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Amanda Asay Elevated Her Team Canada Teammates



As professional baseball begins to celebrate the addition of numerous women into a variety of on-field and uniformed roles throughout the major and minor leagues, the international community mourns a loss that leaves an unfillable void in women’s baseball.

Amanda Asay, the longest-serving member of Baseball Canada’s Women’s National Team, died tragically as a result of a skiing accident at Whitewater Ski Resort near Nelson, British Columbia, on Jan. 7. She left behind family, friends, countless teammates and an immense legacy.

Asay joined Team Canada as a 17-year-old in 2005 and would have been its captain at the next World Cup qualifying tournament, before undoubtedly someday joining the coaching staff and entering the Canadian Baseball Hall of Fame. 

She played hockey and softball at Brown University, earning a science degree. The pitcher, first baseman and former catcher—she was always looking for ways to get back behind the dish—remained on the ice at the University of British Columbia, where she completed a master’s degree in science and a doctorate in forestry, while simultaneously racking up accolades on the diamond. 

The two-time team MVP won five World Cup medals with the Canadian squad—three bronze and two silver—and added an historic silver finish at the 2015 Pan Am Games, the only time women’s baseball has been part of a multi-sport event. 

“It’s amazing to think about how many teammates she impacted,” said friend and longtime provincial and national teammate Stacy Fournier. “She could make any teammate feel like they had her confidence at any given time, which was paramount to any other feeling on the field and something I admired so much. 

“It’s hard to think of any words that haven’t already been said—and echoed quite literally around the world—and she always knew exactly what to say. Asay was the ultimate teammate, competitor and friend. My heart breaks for her family. They are the best kind of people and I hope they take comfort in knowing they raised a real-life superhero.”

Added former teammate and Team Canada coach Kate Psota: “Amanda would do anything to help her team. She accepted whatever her role was with unmatched class and poise, and was selfless in what she gave the team, whether it was her body, knowledge or her time. She never quit, no matter the score or the odds. She truly was the best of us and will be dearly missed by all her teammates, coaches and those who knew her in the game we all love so much.”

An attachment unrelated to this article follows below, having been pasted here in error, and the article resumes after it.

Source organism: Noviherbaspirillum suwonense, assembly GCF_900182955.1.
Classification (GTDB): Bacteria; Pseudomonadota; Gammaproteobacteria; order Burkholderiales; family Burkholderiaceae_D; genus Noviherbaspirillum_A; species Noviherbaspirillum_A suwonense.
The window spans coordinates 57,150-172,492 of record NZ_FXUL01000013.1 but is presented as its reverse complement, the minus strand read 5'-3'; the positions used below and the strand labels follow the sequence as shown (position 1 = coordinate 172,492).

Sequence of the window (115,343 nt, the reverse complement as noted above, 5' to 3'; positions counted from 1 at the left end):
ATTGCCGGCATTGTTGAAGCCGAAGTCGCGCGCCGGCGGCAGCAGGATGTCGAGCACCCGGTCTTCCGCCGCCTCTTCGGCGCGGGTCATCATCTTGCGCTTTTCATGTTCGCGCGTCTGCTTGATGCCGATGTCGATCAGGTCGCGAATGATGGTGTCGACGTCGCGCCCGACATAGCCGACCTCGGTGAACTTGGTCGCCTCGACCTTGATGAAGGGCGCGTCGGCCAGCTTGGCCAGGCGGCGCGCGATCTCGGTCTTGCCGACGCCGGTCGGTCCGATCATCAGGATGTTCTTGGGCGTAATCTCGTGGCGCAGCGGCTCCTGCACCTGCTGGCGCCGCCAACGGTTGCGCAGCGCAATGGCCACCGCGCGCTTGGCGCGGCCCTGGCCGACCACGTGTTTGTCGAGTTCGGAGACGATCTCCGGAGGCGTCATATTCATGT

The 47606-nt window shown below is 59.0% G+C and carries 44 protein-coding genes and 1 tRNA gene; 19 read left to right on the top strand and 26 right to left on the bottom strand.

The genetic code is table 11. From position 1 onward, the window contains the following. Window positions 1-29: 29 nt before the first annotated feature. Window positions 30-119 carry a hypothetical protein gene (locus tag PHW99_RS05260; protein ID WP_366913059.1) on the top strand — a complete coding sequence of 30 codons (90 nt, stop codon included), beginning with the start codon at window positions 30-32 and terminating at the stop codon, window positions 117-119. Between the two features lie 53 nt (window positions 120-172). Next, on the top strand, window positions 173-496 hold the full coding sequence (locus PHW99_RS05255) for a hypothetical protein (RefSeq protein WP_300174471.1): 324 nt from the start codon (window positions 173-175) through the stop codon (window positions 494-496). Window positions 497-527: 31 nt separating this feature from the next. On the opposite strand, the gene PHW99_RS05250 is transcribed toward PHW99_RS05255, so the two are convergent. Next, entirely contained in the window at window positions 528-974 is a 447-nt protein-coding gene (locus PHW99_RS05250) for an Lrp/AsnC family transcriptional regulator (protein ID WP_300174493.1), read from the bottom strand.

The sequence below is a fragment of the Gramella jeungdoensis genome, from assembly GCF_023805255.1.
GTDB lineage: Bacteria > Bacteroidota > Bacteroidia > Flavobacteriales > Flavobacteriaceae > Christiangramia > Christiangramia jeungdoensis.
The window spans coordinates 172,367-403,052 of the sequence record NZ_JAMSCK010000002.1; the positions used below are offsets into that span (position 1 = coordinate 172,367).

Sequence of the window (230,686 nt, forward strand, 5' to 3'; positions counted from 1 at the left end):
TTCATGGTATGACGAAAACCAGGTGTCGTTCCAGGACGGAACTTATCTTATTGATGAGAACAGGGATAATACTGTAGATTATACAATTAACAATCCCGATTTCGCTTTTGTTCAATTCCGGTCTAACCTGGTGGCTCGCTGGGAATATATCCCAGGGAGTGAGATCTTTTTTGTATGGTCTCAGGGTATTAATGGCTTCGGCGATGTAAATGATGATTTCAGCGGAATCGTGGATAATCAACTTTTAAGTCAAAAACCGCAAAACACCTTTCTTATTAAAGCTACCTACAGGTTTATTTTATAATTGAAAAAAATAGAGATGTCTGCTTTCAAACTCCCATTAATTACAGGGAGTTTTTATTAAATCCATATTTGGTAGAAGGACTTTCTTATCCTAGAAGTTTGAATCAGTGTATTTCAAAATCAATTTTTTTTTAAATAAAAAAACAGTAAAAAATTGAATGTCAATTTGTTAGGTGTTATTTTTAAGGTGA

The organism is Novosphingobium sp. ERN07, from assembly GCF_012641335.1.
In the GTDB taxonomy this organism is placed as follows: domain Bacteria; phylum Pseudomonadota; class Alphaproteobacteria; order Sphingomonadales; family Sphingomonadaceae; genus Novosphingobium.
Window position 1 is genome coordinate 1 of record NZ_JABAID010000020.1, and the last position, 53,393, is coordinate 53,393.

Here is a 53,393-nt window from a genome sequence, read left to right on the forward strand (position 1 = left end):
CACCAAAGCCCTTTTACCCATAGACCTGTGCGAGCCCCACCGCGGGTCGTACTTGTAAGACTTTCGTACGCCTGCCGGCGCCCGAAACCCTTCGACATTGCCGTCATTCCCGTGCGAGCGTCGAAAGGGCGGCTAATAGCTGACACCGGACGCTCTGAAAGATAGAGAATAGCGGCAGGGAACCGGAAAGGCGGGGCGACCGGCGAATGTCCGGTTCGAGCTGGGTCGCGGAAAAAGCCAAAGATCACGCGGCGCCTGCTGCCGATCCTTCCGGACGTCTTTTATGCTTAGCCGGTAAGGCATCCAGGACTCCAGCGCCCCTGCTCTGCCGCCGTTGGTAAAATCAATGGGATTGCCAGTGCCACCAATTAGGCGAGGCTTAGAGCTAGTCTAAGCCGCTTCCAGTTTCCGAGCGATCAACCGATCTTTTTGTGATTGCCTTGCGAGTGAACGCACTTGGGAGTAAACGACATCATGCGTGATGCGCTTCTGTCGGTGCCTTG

The sentiment that she made everyone around her better has been shared countless times and will continue to make its rounds. Asay added to every equation, never taking anything away from anyone. She was a steady presence who improved every situation, making it hard for those who knew her to pinpoint the best and brightest moments, because retrospectively, they were all perfect.

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“I’ve known her for 17 years so it’s difficult to share just one story,” said Ashley Stephenson, current Team Canada coach and longtime national teammate of Asay. “What stands out most recently is how helpful she was (at the World Cup qualifier in Aguascalientes, Mexico, in 2019). I was a first-time coach at that level, and we had so many things to cover in a short time.

“It was just so nice to have her there, like having another coach on the field. We talked through our bunt defense, relays, game strategies—and she never made me feel like I didn’t know what I was doing. She was simply there to work through it with me and help us all get to the best possible outcome, because that’s who she was.”

Added 19-year-old Team Canada pitcher Alli Schroder: “She had such an immense impact on my life, it’s hard to narrow her impact down. But it sticks out the way she took me under her wing at such a young age without question. We both grew up very rurally, often training alone in intense weather conditions.

“When she moved out to the Kootenays (a region in British Columbia), we formed a bond I’ll never forget, training together and working jobs in similar fields. Having the opportunity to learn from her daily—whether it was baseball, life or education—is something I can’t express enough gratitude for.”

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